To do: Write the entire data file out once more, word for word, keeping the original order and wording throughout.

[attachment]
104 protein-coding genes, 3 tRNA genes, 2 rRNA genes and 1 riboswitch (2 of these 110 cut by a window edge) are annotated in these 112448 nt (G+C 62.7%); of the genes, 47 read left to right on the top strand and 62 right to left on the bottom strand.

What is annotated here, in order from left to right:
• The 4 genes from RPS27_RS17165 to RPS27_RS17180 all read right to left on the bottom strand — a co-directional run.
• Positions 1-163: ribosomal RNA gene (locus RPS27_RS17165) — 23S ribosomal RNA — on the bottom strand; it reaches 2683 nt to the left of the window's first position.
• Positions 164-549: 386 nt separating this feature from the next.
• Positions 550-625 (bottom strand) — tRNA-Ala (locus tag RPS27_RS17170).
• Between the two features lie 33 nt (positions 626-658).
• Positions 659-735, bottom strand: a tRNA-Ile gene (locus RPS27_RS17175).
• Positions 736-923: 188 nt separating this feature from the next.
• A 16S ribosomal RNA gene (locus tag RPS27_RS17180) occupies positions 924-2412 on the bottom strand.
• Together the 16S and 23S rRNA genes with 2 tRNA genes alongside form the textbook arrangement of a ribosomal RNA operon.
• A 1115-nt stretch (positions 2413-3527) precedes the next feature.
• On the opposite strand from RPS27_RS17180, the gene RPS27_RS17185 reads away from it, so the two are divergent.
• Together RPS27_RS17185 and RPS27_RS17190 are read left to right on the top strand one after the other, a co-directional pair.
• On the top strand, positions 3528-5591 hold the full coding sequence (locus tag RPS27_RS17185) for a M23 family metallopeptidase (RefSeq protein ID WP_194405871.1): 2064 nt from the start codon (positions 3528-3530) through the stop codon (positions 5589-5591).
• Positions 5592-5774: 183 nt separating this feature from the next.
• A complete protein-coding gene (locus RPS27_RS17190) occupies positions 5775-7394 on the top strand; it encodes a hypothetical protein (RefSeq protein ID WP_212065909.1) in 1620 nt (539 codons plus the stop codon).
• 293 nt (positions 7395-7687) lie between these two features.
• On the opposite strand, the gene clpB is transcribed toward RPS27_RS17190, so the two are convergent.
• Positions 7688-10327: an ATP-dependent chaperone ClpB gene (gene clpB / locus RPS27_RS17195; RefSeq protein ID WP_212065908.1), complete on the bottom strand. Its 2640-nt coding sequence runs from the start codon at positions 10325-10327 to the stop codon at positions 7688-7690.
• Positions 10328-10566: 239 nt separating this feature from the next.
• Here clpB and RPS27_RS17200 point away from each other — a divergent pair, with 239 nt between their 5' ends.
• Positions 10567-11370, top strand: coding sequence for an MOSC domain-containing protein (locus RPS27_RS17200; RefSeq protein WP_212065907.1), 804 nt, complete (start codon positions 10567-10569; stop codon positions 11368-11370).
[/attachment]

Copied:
104 protein-coding genes, 3 tRNA genes, 2 rRNA genes and 1 riboswitch (2 of these 110 cut by a window edge) are annotated in these 112448 nt (G+C 62.7%); of the genes, 47 read left to right on the top strand and 62 right to left on the bottom strand.

What is annotated here, in order from left to right:
• The 4 genes from RPS27_RS17165 to RPS27_RS17180 all read right to left on the bottom strand — a co-directional run.
• Positions 1-163: ribosomal RNA gene (locus RPS27_RS17165) — 23S ribosomal RNA — on the bottom strand; it reaches 2683 nt to the left of the window's first position.
• Positions 164-549: 386 nt separating this feature from the next.
• Positions 550-625 (bottom strand) — tRNA-Ala (locus tag RPS27_RS17170).
• Between the two features lie 33 nt (positions 626-658).
• Positions 659-735, bottom strand: a tRNA-Ile gene (locus RPS27_RS17175).
• Positions 736-923: 188 nt separating this feature from the next.
• A 16S ribosomal RNA gene (locus tag RPS27_RS17180) occupies positions 924-2412 on the bottom strand.
• Together the 16S and 23S rRNA genes with 2 tRNA genes alongside form the textbook arrangement of a ribosomal RNA operon.
• A 1115-nt stretch (positions 2413-3527) precedes the next feature.
• On the opposite strand from RPS27_RS17180, the gene RPS27_RS17185 reads away from it, so the two are divergent.
• Together RPS27_RS17185 and RPS27_RS17190 are read left to right on the top strand one after the other, a co-directional pair.
• On the top strand, positions 3528-5591 hold the full coding sequence (locus tag RPS27_RS17185) for a M23 family metallopeptidase (RefSeq protein ID WP_194405871.1): 2064 nt from the start codon (positions 3528-3530) through the stop codon (positions 5589-5591).
• Positions 5592-5774: 183 nt separating this feature from the next.
• A complete protein-coding gene (locus RPS27_RS17190) occupies positions 5775-7394 on the top strand; it encodes a hypothetical protein (RefSeq protein ID WP_212065909.1) in 1620 nt (539 codons plus the stop codon).
• 293 nt (positions 7395-7687) lie between these two features.
• On the opposite strand, the gene clpB is transcribed toward RPS27_RS17190, so the two are convergent.
• Positions 7688-10327: an ATP-dependent chaperone ClpB gene (gene clpB / locus RPS27_RS17195; RefSeq protein ID WP_212065908.1), complete on the bottom strand. Its 2640-nt coding sequence runs from the start codon at positions 10325-10327 to the stop codon at positions 7688-7690.
• Positions 10328-10566: 239 nt separating this feature from the next.
• Here clpB and RPS27_RS17200 point away from each other — a divergent pair, with 239 nt between their 5' ends.
• Positions 10567-11370, top strand: coding sequence for an MOSC domain-containing protein (locus RPS27_RS17200; RefSeq protein WP_212065907.1), 804 nt, complete (start codon positions 10567-10569; stop codon positions 11368-11370).